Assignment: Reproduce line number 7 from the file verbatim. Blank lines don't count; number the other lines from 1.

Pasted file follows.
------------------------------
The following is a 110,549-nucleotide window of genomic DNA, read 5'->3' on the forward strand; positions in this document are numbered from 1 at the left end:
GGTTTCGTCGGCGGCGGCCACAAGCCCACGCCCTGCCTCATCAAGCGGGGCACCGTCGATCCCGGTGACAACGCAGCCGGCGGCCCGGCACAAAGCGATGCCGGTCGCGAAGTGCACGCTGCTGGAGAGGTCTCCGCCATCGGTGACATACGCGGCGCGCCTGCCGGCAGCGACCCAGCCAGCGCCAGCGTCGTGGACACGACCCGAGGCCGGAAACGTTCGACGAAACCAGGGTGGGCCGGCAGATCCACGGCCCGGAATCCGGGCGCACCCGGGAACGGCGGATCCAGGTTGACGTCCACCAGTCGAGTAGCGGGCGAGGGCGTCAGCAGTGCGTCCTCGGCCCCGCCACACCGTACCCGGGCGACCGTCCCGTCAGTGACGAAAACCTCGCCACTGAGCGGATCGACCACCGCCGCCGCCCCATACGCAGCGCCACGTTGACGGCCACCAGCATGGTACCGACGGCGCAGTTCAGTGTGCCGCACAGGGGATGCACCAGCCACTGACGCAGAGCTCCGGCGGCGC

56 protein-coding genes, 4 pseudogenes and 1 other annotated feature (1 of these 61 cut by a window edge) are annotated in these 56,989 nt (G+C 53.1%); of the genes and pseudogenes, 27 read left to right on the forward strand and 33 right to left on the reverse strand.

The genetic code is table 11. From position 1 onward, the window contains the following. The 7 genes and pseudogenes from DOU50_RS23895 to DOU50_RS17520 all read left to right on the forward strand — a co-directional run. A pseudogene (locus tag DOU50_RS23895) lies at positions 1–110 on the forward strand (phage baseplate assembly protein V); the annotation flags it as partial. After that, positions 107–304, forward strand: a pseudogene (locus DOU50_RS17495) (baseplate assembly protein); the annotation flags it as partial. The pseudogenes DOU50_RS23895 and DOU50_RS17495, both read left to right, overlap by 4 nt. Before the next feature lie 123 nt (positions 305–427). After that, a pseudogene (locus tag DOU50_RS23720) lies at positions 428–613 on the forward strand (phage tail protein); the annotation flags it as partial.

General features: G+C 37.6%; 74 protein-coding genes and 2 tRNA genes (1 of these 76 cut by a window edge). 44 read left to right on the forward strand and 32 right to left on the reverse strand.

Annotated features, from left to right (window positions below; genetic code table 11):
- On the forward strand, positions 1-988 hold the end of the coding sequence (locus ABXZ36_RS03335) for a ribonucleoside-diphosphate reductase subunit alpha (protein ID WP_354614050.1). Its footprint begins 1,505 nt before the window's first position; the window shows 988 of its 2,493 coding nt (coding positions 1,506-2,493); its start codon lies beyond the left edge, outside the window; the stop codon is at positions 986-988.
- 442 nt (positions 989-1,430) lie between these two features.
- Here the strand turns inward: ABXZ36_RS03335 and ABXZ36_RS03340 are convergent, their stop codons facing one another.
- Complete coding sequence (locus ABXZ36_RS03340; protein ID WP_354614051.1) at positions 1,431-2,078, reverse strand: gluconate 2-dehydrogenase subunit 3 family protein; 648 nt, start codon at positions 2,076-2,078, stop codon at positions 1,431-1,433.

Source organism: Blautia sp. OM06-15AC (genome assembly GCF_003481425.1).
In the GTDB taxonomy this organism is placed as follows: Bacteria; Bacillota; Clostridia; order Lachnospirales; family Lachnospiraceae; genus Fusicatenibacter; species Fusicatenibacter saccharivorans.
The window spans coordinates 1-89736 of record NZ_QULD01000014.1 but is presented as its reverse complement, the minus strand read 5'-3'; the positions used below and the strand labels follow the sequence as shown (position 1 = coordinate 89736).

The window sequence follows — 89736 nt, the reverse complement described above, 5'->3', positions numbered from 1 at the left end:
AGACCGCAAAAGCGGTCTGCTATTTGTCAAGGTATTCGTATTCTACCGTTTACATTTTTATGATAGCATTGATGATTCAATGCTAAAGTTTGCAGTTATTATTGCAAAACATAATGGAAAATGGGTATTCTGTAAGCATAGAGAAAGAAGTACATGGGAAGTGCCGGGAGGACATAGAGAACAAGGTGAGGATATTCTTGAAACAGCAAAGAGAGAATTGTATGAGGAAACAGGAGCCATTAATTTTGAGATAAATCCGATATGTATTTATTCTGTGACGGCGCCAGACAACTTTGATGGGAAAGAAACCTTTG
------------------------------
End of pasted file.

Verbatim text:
- On the forward strand, positions 1-988 hold the end of the coding sequence (locus ABXZ36_RS03335) for a ribonucleoside-diphosphate reductase subunit alpha (protein ID WP_354614050.1). Its footprint begins 1,505 nt before the window's first position; the window shows 988 of its 2,493 coding nt (coding positions 1,506-2,493); its start codon lies beyond the left edge, outside the window; the stop codon is at positions 986-988.